Forest to Table: Foraging with Chef Ky Loop

by Nancy Zaffaro

Editor’s Note: This article is updated from August 2017.  I caught up again with Chef Ky Loop recently and was excited to hear about his recent ventures.  As he says, he’s got “many skillets on the cooktop.”  He’s been busy leading forage-to-table tours and farm-to-table tours in the Mount Rainier area he calls home.  He’s giving private cooking classes and leading local food tours. He’s catering events and providing personal chef services. And he’s putting his extensive food industry experience to use by helping restaurants, food trucks and other food services find their niche, establish their menus, and more. Chef Ky is a knowledgeable outdoorsman and a fabulous chef. He’s also a  great storyteller, and an all-round great guy to hang out with. 

Gather friends or family or go out on your own for a tour or class with Chef Ky Loop for a trip highlight. Take a look at his website for more. 

I first met Chef Ky Loop on a foraging trip he led in the foothills of Mt. Rainier and Washington’s Cascade Mountains for a small group of journalists. The plan was to hunt for mushrooms and berries and whatever else we might find that wouldn’t kill us and would contribute to the meal he generously agreed to prepare for us later in the evening.

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Other than wild berry picking, where I mostly forage for blackberries in my own backyard, at parks and on hiking trails, the last time I foraged was as a Girl Scout in the Midwest. The night before the trip with Chef Ky, I indulge in a vision of what to expect. I see us fashionably clad in all the right layers of high-tech fabrics, holding quaint little baskets and steadfastly trekking through mossy carpet and triumphant forest. I also see the possibility of us cold and wet and sliding feet first down a muddy crevice, desperately clutching our baskets so we can still contribute a few meager morsels to our meal.

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Reality is rarely as imagined. The next day, under early morning foggy to partly sunny and dry skies, we carry white plastic grocery stores bags instead of baskets. The trendy outdoor clothing? Well, we’re all from the Pacific Northwest, so we know how to dress for warmth and comfort, but I don’t think Vogue magazine would have considered it photo shoot material.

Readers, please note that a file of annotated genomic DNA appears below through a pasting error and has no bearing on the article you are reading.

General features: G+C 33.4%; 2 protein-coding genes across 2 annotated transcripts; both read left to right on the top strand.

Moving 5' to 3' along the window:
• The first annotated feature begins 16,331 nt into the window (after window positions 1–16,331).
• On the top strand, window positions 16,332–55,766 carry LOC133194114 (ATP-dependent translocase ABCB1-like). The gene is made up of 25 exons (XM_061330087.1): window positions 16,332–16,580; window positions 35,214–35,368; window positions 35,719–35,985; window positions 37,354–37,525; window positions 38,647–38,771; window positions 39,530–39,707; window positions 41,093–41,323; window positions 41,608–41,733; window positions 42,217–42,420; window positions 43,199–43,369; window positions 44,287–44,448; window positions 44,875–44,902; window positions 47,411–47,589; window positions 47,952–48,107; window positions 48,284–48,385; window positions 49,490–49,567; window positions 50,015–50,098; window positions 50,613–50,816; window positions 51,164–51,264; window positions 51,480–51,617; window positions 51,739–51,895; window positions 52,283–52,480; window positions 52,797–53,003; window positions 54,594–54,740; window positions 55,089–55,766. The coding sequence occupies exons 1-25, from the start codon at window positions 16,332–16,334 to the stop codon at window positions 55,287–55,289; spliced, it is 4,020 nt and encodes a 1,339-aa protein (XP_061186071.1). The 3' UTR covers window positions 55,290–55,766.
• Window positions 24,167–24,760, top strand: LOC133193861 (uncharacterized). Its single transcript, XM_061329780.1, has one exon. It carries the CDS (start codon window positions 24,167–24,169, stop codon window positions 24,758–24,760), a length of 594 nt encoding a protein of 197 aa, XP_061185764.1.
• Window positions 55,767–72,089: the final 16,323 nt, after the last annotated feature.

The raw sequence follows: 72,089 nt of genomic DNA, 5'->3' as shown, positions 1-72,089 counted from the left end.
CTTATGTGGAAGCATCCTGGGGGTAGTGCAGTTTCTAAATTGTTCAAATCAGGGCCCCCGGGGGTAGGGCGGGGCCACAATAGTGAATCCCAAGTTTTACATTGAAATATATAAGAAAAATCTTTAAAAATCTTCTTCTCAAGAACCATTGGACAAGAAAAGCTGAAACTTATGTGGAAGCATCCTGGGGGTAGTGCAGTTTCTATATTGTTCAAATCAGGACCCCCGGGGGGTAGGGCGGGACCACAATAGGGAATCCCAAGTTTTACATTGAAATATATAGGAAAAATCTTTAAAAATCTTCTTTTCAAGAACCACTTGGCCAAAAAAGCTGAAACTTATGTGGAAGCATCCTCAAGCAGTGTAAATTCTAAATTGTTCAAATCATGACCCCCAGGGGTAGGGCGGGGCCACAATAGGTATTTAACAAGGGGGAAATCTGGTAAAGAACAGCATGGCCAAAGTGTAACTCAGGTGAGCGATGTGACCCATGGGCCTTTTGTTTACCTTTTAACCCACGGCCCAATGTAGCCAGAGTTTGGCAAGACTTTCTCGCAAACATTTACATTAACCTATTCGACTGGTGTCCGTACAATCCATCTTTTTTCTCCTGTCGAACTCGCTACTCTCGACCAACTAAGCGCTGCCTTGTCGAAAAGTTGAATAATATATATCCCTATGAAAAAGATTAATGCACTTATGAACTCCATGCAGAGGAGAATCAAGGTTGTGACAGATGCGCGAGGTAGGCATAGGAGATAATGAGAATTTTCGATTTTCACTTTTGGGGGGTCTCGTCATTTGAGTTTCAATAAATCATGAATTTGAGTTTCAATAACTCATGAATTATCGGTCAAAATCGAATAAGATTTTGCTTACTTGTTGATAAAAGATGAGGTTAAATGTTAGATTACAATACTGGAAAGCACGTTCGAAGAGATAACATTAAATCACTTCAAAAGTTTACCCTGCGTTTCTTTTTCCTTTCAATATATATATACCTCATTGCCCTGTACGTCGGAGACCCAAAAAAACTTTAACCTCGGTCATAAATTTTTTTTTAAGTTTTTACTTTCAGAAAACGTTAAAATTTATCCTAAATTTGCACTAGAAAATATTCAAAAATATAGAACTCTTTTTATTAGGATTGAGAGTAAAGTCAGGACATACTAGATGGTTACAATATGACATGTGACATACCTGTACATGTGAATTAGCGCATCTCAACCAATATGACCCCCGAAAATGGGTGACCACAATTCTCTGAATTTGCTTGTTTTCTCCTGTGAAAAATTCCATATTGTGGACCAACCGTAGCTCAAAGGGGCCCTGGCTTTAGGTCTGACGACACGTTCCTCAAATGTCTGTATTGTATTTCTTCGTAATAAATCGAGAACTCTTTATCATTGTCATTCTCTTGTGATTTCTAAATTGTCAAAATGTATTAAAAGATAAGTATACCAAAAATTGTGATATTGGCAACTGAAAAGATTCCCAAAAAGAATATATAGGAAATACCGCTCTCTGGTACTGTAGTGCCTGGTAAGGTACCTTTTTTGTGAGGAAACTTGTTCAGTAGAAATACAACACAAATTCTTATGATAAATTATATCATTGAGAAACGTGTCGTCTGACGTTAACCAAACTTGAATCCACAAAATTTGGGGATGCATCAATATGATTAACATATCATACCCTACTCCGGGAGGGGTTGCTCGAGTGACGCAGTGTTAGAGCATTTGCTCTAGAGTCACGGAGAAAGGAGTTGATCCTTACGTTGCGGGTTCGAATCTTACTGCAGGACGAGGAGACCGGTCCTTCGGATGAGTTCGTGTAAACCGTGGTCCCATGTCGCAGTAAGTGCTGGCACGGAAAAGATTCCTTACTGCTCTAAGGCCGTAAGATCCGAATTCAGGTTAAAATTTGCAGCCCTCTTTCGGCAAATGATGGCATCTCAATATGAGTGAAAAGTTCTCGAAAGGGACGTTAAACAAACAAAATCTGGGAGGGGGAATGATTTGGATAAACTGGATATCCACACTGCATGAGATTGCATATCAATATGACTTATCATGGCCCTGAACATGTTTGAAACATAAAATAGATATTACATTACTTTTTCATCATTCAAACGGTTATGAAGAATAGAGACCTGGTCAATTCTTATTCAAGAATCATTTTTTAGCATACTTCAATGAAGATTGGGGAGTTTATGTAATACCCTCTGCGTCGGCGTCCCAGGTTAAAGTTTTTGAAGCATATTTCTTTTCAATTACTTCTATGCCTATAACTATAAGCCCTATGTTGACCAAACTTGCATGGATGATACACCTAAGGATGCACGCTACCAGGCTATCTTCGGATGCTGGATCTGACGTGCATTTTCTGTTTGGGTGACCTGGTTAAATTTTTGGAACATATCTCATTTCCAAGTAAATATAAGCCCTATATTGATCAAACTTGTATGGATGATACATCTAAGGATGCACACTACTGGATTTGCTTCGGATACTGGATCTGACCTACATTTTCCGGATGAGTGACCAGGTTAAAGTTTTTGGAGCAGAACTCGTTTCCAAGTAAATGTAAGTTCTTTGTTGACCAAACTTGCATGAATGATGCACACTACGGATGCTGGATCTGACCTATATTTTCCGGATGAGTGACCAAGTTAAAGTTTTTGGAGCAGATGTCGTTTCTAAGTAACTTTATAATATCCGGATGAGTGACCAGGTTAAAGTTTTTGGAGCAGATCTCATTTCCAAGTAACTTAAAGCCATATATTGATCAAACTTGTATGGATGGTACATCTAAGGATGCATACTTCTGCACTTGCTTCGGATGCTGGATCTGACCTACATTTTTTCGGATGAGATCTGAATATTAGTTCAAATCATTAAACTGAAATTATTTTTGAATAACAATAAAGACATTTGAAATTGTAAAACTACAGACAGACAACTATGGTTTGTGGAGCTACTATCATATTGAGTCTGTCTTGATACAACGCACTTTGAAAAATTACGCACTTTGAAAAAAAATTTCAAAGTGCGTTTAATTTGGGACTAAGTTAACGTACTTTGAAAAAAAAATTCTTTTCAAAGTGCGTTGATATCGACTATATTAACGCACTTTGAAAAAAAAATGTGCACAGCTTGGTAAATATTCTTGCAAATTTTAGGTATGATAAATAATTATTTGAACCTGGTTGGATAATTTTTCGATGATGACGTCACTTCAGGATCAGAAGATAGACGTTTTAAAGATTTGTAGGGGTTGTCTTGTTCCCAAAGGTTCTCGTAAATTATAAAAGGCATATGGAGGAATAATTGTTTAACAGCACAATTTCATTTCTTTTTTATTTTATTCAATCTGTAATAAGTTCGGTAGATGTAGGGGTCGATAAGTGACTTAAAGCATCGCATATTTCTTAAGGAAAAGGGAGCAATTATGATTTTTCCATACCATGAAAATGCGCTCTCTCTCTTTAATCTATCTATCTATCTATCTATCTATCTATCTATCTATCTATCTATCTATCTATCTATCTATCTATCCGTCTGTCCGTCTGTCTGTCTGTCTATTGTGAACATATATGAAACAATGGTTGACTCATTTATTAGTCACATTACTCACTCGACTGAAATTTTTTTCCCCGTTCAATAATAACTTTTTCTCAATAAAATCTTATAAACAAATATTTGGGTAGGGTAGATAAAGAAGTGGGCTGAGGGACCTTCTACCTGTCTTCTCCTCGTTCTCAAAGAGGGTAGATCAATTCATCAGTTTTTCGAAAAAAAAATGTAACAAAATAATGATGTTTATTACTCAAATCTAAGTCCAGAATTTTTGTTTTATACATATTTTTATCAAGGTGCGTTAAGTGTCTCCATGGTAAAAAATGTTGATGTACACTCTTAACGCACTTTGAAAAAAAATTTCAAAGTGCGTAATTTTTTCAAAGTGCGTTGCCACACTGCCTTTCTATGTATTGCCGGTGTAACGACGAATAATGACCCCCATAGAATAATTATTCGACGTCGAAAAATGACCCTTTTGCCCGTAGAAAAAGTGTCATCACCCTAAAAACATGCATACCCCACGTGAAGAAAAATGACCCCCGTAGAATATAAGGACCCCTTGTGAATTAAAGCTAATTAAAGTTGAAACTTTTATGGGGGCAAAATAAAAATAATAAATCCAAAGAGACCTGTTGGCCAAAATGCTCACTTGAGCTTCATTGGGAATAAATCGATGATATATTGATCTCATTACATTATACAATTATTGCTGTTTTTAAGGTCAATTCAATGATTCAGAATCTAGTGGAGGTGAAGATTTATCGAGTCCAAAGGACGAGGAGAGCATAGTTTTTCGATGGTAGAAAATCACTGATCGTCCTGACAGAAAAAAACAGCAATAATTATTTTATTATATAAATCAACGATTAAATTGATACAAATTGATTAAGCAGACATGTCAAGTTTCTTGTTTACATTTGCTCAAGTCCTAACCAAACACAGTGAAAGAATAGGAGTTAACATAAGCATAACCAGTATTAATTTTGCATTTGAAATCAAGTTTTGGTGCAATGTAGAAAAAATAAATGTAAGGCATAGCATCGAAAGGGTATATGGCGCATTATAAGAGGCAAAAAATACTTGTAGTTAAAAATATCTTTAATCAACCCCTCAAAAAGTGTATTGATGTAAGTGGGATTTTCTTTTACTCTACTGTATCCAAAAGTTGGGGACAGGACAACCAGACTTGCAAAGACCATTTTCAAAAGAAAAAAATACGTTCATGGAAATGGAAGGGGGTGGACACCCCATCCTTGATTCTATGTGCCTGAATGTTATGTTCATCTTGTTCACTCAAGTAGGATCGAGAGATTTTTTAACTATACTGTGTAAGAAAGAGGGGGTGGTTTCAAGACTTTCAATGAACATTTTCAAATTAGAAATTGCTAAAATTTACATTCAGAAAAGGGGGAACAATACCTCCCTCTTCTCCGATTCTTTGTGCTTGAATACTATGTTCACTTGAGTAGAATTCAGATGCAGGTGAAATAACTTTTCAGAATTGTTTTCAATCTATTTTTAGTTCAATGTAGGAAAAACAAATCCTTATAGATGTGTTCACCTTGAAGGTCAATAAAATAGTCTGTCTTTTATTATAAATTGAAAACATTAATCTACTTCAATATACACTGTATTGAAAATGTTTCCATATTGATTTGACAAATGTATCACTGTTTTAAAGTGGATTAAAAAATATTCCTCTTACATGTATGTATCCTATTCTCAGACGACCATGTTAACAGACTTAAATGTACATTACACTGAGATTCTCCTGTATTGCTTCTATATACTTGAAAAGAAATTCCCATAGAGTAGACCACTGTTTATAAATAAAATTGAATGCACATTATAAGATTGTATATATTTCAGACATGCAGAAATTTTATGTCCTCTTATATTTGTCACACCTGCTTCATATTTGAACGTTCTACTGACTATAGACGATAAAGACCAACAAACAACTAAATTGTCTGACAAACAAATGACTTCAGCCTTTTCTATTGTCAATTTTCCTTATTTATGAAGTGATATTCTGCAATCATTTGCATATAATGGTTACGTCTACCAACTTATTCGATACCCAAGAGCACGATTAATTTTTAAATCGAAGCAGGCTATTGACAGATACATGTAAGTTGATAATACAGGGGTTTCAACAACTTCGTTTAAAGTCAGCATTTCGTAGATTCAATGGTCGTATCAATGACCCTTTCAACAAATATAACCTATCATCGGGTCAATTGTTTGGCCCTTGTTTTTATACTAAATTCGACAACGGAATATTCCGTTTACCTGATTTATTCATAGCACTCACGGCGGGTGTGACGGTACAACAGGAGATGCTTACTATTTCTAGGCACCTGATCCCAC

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And that’s not what this was about, of course. What happens when you bring together a group of writers and put them in a van and in the woods is a lot of inquisitive Q & A, a flurry of note taking and photographs—and a lot of laughter. Time on the road and a walk in the woods has that uplifting effect on everyone.

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The ride into the Greenwater Valley, just outside Enumclaw, Washington and about an hour east of Seattle, and into the foothills of Mount Rainier, takes us past old-, second- and new-growth forest, rock formations, waterfalls and roadside pullouts with beautiful vistas of the trees and hills. The entire Mount Rainier area offers unsurpassed beauty, ample opportunities for outdoors sports, activities, and festivals, as well as great places to eat and to stay.

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FederationForestState Park (480x640)Ky shows us how and where to cut the mushrooms we find growing on the hillsides. We hunt for berries. We see hawks, grouse and an elk with a beautiful rack of antlers. Ky shows us where other elk have rubbed their antlers on tree branches. He points out a massive ant hill that’s taken over a tree stump—which I probably would have walked right on by without noticing. He points out some edible plants.

Learning to forage is part of how I was raised. Growing up in the mountains –Greenwater—gave me a better understanding of nature and where I fit into it. – Ky Loop




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In the evening, we gather for wine and cheese at the beautiful Alta Crystal Resort where we’ll stay that night, and chat with Chef Ky as he cooks.

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His meal includes pan-seared elk medallions, roasted heirloom potatoes, and a monstrously wonderful Chanterelle mushroom gravy, as well as greens from a local farm, which he sautés with cognac. He pairs the meal with some great Northwest and Spanish wines, and for dessert, brings along two blackberry pies his mom made for us. It doesn’t get any better than that.

Homemade huckleberry pie.

Homemade blackberry pie.

Chef Ky Loop on Foraging

We caught up again and had the following conversation: